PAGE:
The EU after 2020: a huge budget, European investments, more Europe
Ralitsa Kovacheva, Evelina Topalova, June 5, 2011
EU budget to be increased to 5-10% of European GDP (currently it is 1%) after 2020 and part of it to be formed by own resources, but also “from shifting a larger share of the EU Member States' spending to EU level”, the special Committee on Financial, Economic and Social Crisis in the European Parliament called. The Committee, which was established to examine the causes of the current crisis and make recommendations for the future economic development of the EU, has adopted its final report, drafted by Pervenche Berès MEP (S&D, France).
“Tackling the public debt crisis and increasing EU's competitiveness, convergence and solidarity require a shift of competences and spending towards the Union,” the report stresses. It offers a European "New Deal", by analogy with the policy applied by US President Franklin D. Roosevelt in 1933 to tackle the Great Depression, when for the first time the state intervened in the market economy. According to MEPs, this “New Deal” has to promote innovation and to ensure social cohesion, job creation, education and sustainable growth.
In areas such as energy, transport and R&D, investments must be made at a European level rather than at national level because this will improve investment returns and will cut costs, the report says, moreover it will give “an urgently-needed boost to EU competitiveness”. To this end, however, EU Budget needs to be significantly increased - according to MEPs after 2020 it should amount to 5-10% of EU GDP. This is a huge increase from the current level - last week the Policy Challenges Committee in the European Parliament has proposed an increase of the next EU multiannual financial framework (2014-2020) by 5% compared to the level of 2013, which is 1.11% of EU GDP.
Part of the increased EU budget after 2020 must be formed by from own resources - the European Commission will present a proposal on the matter in late June. In addition, however, “larger share of EU Member States' spending” has to be shifted to EU level to fund areas such as energy, transport and R&D. “These plans should create added value for citizens without increasing their tax burden”, MEPs stated.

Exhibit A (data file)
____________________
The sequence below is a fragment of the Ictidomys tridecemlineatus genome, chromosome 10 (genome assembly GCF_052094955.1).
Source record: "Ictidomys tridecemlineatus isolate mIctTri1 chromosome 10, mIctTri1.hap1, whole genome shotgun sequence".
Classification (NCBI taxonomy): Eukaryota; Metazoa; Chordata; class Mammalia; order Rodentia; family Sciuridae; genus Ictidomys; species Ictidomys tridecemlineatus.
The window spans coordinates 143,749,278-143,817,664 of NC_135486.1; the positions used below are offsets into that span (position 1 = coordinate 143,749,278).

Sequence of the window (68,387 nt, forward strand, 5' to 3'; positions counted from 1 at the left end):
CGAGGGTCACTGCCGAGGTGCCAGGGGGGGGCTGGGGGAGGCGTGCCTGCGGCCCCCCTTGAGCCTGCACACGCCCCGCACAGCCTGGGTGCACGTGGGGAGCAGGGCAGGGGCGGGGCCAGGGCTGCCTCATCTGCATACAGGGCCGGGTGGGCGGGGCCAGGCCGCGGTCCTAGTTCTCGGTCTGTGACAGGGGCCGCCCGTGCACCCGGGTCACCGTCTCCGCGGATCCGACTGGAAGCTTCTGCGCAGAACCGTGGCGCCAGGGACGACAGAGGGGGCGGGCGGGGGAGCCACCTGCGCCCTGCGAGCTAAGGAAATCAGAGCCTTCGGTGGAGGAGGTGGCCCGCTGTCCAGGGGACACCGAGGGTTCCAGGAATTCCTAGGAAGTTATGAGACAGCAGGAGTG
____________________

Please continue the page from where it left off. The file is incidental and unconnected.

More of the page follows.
Expectedly, they supported the idea of creating Eurobonds and a European finance ministry, transforming the European Financial Stabilisation Mechanism into a European debt agency and the introduction of financial transactions tax. On the occasion of these ideas and other “exotic” proposals related to the global economic governance and the reform of the global monetary system, the Committee chairman Wolf Klinz (ALDE, Germany) commented after the voting: “We are not a legislative committee and we are not supposed to go out with proposals which can be adopted next week. It was worth to put some brave statements in our report and I am very glad that we did it."
The idea of creating a European finance ministry was launched by European Central Bank President Jean-Claude Trichet, whose term expires in the end of the year. He said that in the German city of Aachen in the context of his opinion that there was a need for deeper economic integration of the euro area in order to rescue the single European currency.
“The origin of many problems is in the architecture of the world financial and monetary systems, in the way we deal with public debts, the lack of European approaches and in the half-heartedness of EU economic governance. If we do not dare to raise fundamental questions, any reaction to the crisis is in vain,” Othmar Karas MEP (EPP, Austria) commented.
For her part, rapporteur Pervenche Berès stressed that the time had come for Europe to learn from its mistakes that it failed to meet the expectations. “Today, populists and nationalists rear their heads throughout Europe. They play with fear and preach xenophobia and protectionism policies in a constantly changing world,” the MEP added.
Bulgarian MEP Iliana Ivanova (EPP, Bulgaria), who is a deputy chair of the CRIS committee, noted as a very positive result for Bulgaria, that with EPP Group's support the proposal for “tax harmonisation” had been replaced by “tax coordination”. “This pressure for harmonisation of fiscal policies in the EU is dangerous for the new member states, like Bulgaria. If there is a tax harmonisation, the corporation tax will be increased and this will have a very negative effect on foreign investment, business, households and on the economy as a whole,” Iliana Ivanova explained.
The report will be voted in plenary in July and after the voting the Committee will be dissolved.